Send Nagios metrics to Graphite via Logstash

Posted October 3, 2014

Currently, we can see on blogs two methods to send Nagios metrics to Graphite :

  • The first method is using Graphios, a dedicated tool for this problem.
  • The second method, that I recently discovered here, is using Logstash and grok to parse checks messages and extract data.

Personally, I find Graphios great, it’s a python daemon that monitors Nagios’ files each 15 seconds and sends new metrics to Graphite with a name set in each Nagios service configuration. The second method requires too much work to write patterns for grok, in my humble opinion.

In this blog post, I would like to introduce a new way to send Nagios performance data to graphite using Logstash.

Let’s imagine we already have a complete monitoring infrastructure based on Nagios and now we want to use Graphite to graph our metrics. Let’s say also that we can’t afford the cost of a migration from Nagios to Shinken and we want to be as unobtrusive as possible (possibly because we want to avoid conflicts with Centreon).


For this tutorial, we will need :

  • A working Nagios poller with a ZMQ broker ;
  • A working instance of Graphite with optionally statsd ;
  • An new or existing Logstash instance.

Warning: Currently, we need a functioning Logstash version >=1.5.0 dev to use this method because in the current and previous stable versions of Logstash, a bug prevented splitted events to be refiltered. This bug is present on 1.2.x, 1.3.x and 1.4.x branches (see pull requests #793 and #1545).

Nagios input

We configure logstash to subscribe to the zmq Nagios broker which publish each event in JSON format as explained in one of my previous posts.

input {
  zeromq {
    topology => "pubsub"
    address  => "tcp://"
    codec    => json {}
    mode     => "client"

Parsing of Nagios metrics

The main problem is parsing the perfdata (something like time=0.001513s;;;0.000000 size=454B;;;0) into a easily manipulable format. Fortunately, I wrote a blog post on it.

We will use a modified perl script to convert the perfdata string into line feed delimited json. We will later use line feeds to split an event with several metrics into multiple events with a single metric.

#!/usr/bin/env perl
use Nagios::Plugin::Performance use_die => 1;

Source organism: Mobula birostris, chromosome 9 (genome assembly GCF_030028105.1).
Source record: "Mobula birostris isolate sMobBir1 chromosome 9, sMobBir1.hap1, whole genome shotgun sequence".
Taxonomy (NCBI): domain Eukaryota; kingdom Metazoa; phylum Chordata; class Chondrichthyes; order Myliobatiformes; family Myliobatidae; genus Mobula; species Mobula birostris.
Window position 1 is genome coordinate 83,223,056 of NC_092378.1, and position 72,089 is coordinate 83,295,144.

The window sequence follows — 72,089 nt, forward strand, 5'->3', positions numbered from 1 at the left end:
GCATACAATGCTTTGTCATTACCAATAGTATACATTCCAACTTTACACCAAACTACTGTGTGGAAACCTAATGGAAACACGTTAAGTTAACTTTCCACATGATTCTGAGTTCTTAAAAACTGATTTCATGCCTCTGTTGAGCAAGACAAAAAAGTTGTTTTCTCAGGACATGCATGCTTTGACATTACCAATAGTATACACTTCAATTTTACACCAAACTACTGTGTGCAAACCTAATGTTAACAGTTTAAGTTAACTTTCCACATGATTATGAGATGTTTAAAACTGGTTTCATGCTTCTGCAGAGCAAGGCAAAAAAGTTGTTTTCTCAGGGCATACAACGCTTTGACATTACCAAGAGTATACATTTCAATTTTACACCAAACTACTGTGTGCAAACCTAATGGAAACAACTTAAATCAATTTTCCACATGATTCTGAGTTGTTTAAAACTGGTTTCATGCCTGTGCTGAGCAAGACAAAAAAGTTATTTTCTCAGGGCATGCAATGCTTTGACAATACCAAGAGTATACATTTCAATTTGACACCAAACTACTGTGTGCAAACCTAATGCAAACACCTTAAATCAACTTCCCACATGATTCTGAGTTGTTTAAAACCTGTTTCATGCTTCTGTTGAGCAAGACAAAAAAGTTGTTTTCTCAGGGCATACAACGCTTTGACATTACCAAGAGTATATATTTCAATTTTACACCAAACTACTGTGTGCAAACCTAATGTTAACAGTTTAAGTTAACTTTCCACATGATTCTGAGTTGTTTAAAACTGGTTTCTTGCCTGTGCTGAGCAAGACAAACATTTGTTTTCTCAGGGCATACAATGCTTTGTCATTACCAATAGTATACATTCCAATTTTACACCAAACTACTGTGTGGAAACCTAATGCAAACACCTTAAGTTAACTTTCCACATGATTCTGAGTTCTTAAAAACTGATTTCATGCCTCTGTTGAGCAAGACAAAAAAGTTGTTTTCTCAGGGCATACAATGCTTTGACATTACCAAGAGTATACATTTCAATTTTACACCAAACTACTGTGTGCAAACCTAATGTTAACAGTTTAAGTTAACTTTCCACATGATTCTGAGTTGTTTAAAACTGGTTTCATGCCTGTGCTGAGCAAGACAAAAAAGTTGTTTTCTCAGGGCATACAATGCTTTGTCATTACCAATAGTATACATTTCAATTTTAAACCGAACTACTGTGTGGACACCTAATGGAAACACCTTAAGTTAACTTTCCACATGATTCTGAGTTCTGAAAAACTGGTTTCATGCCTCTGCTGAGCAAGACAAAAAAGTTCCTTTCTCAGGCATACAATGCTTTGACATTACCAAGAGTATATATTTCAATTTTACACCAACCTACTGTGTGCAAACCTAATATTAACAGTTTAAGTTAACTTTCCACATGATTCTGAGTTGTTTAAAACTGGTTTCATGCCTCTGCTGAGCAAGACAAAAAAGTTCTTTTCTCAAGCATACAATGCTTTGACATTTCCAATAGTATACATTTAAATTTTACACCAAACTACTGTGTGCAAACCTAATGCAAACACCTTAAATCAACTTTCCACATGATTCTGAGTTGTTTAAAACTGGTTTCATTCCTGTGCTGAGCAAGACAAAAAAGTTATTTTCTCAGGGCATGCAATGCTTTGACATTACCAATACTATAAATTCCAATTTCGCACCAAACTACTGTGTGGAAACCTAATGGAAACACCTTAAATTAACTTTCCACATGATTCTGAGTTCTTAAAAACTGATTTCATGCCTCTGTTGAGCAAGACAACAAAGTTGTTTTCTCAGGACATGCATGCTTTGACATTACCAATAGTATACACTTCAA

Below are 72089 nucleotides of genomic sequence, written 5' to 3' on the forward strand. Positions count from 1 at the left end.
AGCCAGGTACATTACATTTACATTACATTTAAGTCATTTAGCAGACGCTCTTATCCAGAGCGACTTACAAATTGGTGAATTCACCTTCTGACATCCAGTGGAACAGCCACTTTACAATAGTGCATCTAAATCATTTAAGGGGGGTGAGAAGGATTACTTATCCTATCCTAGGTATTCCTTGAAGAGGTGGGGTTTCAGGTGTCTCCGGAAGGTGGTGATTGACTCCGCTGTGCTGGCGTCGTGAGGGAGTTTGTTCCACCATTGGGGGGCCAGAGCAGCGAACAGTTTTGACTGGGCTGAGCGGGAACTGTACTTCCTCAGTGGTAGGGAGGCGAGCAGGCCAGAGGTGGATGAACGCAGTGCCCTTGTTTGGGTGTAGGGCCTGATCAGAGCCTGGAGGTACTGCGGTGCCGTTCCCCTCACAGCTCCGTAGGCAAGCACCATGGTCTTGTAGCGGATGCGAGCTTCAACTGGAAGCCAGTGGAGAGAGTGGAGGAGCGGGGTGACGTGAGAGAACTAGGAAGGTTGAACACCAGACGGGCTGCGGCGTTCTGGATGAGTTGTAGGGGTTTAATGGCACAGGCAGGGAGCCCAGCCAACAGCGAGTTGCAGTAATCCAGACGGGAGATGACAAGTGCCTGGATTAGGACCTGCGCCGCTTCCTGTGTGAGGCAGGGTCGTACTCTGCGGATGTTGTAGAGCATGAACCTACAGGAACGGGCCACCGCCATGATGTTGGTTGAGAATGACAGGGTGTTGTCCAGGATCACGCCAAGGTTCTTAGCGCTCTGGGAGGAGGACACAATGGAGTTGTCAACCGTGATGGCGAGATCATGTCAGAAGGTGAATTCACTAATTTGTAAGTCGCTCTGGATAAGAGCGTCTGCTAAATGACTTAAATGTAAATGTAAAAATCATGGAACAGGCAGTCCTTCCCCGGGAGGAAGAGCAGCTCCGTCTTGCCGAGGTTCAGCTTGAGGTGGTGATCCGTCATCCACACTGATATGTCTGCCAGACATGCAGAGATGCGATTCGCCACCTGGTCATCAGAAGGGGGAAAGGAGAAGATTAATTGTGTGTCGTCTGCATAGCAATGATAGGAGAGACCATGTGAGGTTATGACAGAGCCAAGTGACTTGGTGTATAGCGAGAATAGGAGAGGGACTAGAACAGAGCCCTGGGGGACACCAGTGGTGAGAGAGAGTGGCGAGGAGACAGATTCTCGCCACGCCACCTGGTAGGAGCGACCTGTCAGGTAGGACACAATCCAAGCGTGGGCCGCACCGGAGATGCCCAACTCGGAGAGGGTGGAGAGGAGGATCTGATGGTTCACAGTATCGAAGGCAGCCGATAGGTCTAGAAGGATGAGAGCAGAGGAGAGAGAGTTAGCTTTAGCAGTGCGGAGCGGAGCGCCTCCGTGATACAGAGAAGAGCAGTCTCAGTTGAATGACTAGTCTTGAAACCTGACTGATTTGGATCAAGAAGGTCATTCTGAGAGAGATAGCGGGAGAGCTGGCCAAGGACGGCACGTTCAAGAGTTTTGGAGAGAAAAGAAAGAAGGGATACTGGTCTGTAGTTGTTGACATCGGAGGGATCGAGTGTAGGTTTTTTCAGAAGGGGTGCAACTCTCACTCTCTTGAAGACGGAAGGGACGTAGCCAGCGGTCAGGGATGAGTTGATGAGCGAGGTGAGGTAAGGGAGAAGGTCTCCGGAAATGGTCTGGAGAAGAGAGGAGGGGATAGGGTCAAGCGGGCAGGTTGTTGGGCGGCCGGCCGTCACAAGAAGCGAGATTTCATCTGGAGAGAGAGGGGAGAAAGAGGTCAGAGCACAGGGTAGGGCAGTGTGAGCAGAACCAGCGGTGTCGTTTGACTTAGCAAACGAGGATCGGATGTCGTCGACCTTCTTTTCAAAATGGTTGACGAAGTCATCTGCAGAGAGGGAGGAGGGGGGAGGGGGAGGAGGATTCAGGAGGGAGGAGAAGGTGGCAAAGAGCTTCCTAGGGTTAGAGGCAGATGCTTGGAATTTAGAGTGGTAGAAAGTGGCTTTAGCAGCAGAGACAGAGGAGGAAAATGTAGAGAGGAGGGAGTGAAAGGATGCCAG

use JSON;

my $perfstring = $ARGV[0];

if (not defined $perfstring) {
  die "perfstring is required";

@perf = Nagios::Plugin::Performance->parse_perfstring(
or die "Failed to parse perfstring";

@metrics = ();

for $p (@perf) {
  my %metric_hash = (
    'value'    => $p->value,
    'uom'      => $p->uom, # not used
    'clean_label' => $p->clean_label

my @encoded = map { encode_json $_  } @metrics;
print join("\n", @encoded);

In order to run this perl script on each event, we have to use the ruby filter and backticks.

We will use the code field of the ruby filter to put the output of our perl script in a new field called metrics_json.

filter {
  ruby {
    code         => "event['metrics_json'] = `perl perfdatatojson.pl \"#{event['payload']['performance']}\"`"

Before spliting the event, we remove spaces in the service description so we can use the name as part of the metric name. We will use ̀the pattern [hostname].[cleaned_service_description].[cleaned_metric_name] to generate the name of our metrics.

  mutate {
    gsub => [
      "payload[service]", " ", ""

We use the split filter to split the event. If we have only one metric, nothing happens. If we have two, split creates 2 events containing a single metric and so on.

  split {
    field => "metrics_json" # multiple metrics to singles

Now that our field metrics_json contains only one metric, we use the json filter to decode our metric data. At the end, we have a field containing our metrics values.

  json {
    source       => "metrics_json" # single metric json
    target       => "metric" # decoded metric object
    remove_field => "metrics_json"

Output our metrics to Graphite

In my case, I send my metrics to my existing statsd instance. It is possible to send the metric directly with the graphite output.

The name of the metric is up to you. I chose a simple format.

output {
  statsd {
    host => ''
    gauge => [ "%{payload[hostname]}.%{payload[service]}.%{metric[clean_label]}", "%{metric[value]}" ]

Run a Logstash agent with this config and the perl script in the same folder. New metrics will come quickly in Graphite’s console.

Example of event with parsed metric

            "id" => "0ade1398-aea1-45f0-b5db-74a7fbc08994",
       "context" => "SERVICECHECK",
        "source" => "NAGIOS",
     "timestamp" => "1412258190",
       "payload" => {
        "current_attempt" => "1",
           "max_attempts" => "4",
             "state_type" => "1",
                  "state" => "0",
              "timestamp" => "1412258190",
         "execution_time" => "0.011145",
               "hostname" => "localhost",
                "service" => "CurrentUsers",
                 "output" => "USERS OK - 1 users currently logged in",
            "performance" => "users=1;20;50;0"
      "@version" => "1",
    "@timestamp" => "2014-10-02T13:56:30.172Z",
          "host" => "packer-virtualbox-iso",
        "metric" => {
                "uom" => "",
              "value" => 1,
        "clean_label" => "users",

Things to improve

  • Improve Logstash’s configuration, it doesn’t support host checks perfdata ;
  • Cancel events if they don’t have perfdata ;
  • Use tags and clone the event so it can be send to another system like Riemann.

author Philippe LewinWritten by Philippe Lewin, French Software Engineer. twitter